Afghani Town Banishes Drug Users – Burns Homes of Dealers
Village elders in Ghazni Province Afghanistan have enacted edicts that demand the banishment from town of drug users, and called for villagers to burn down the homes of drug dealers who don’t heed warnings to stop plying their wares.
Desperate to end the cycle of heroin addiction and despair that had plagued the men in Ghazni Province in remote Eastern Afghanistan, tribal elders called for draconian new measures intended to deter use and trafficking.
Under the new measures:
- Villagers using drugs are given a deadline to quit and those that cannot or will not quit by that date are evicted from the village and not allowed back into the town until they can prove their abstinence.
- Sellers of drugs are first given a warning, and then a hefty fine (about $2000 USD). Should a drug dealer continue to peddle after getting fined, the villagers gather together and as a third strike penalty, burn down the offender’s home.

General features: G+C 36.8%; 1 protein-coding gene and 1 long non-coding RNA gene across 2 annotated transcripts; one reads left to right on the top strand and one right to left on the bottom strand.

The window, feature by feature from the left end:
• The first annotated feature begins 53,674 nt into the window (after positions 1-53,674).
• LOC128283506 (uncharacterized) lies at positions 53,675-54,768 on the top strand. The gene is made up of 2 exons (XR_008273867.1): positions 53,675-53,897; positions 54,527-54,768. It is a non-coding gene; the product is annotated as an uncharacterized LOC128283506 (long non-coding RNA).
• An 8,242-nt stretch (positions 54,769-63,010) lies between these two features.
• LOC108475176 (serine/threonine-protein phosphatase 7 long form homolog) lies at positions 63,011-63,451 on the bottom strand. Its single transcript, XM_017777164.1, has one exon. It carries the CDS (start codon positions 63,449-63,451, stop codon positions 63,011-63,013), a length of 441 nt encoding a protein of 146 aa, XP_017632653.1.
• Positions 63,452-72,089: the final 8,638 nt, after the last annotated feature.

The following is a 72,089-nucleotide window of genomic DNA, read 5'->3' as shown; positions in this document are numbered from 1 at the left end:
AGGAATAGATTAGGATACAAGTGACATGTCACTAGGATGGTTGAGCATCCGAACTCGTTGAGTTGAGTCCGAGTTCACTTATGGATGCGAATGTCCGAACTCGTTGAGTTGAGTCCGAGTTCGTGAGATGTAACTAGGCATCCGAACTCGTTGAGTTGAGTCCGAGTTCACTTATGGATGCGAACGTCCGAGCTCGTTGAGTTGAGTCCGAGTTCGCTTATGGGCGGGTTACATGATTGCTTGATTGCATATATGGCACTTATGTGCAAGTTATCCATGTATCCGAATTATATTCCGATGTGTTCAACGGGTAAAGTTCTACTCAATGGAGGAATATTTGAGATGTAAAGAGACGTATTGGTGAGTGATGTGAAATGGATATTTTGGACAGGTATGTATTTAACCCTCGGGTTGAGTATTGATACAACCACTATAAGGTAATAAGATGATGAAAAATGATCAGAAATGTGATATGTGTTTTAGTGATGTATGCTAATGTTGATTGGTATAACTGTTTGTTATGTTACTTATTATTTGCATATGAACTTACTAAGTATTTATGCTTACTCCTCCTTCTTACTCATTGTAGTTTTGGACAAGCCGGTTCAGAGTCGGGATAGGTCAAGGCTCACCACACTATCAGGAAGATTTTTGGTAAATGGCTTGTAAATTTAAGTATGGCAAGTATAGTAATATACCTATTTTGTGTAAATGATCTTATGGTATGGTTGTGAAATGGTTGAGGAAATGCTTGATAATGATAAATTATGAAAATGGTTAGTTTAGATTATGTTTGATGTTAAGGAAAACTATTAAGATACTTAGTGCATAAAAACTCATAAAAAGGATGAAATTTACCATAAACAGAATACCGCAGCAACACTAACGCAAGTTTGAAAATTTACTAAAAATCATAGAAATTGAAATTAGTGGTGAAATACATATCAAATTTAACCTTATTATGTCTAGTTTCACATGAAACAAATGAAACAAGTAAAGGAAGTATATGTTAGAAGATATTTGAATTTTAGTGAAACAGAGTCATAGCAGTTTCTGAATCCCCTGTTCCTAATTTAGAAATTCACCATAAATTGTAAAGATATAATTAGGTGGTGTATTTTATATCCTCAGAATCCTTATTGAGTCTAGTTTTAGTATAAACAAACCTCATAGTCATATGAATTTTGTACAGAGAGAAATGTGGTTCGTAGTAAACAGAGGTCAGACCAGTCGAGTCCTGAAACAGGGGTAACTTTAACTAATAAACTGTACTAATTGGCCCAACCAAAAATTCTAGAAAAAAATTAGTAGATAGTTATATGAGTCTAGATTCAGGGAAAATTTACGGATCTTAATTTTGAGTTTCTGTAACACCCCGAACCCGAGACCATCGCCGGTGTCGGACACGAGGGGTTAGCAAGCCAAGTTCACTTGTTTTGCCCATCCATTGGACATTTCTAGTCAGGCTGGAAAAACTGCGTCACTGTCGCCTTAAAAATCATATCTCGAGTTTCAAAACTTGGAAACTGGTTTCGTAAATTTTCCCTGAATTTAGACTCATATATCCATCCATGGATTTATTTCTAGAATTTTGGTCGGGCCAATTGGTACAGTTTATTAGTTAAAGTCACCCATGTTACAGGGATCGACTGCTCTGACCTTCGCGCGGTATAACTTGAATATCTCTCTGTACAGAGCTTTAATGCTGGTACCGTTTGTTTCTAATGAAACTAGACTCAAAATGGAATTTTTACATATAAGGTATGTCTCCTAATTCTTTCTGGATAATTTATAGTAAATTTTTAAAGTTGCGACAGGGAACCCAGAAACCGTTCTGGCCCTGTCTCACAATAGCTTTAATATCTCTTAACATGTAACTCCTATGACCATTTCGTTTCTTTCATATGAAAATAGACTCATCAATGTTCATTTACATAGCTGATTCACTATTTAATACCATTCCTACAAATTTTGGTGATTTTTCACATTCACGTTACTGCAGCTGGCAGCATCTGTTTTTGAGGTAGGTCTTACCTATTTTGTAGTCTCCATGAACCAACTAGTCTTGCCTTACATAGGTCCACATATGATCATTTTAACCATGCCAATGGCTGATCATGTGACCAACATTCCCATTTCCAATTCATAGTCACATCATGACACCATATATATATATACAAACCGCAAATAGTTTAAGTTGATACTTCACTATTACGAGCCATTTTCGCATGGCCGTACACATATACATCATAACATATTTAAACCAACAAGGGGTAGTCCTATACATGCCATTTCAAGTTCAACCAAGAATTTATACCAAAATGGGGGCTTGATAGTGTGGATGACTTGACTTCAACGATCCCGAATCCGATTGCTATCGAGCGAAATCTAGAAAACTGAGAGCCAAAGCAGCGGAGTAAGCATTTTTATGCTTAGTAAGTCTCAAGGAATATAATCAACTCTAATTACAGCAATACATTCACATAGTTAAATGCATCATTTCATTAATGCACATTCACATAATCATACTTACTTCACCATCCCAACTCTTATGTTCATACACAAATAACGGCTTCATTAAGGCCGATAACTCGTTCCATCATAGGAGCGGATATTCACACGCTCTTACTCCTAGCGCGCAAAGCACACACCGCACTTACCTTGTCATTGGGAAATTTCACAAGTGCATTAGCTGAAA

Tribal elder Mohammad Razaq claims the strict measures are necessary, saying, "Heroin addiction among our young people was destroying us. This destruction was getting worse and worse every day and we felt that we had no choice but to deal with it in this way.
So far, more than 200 addicts have been evicted from the village.
Although the local police chief applauds the villagers for taking things into their own hands, the head of Ghazni’s Provincial hospital, Dr. Ismail Ibrahimzai, disagrees with the idea, saying, "It is not possible to cure addiction by force, we have to encourage addicts to come to the treatment centres when they are ready. If there is no support network for them, and no health care, suddenly being forced to stop the drugs can be life-threatening."
He says that treatment centers are available for the estimated 20 000 mostly men but also women and children addicted to heroin in the province.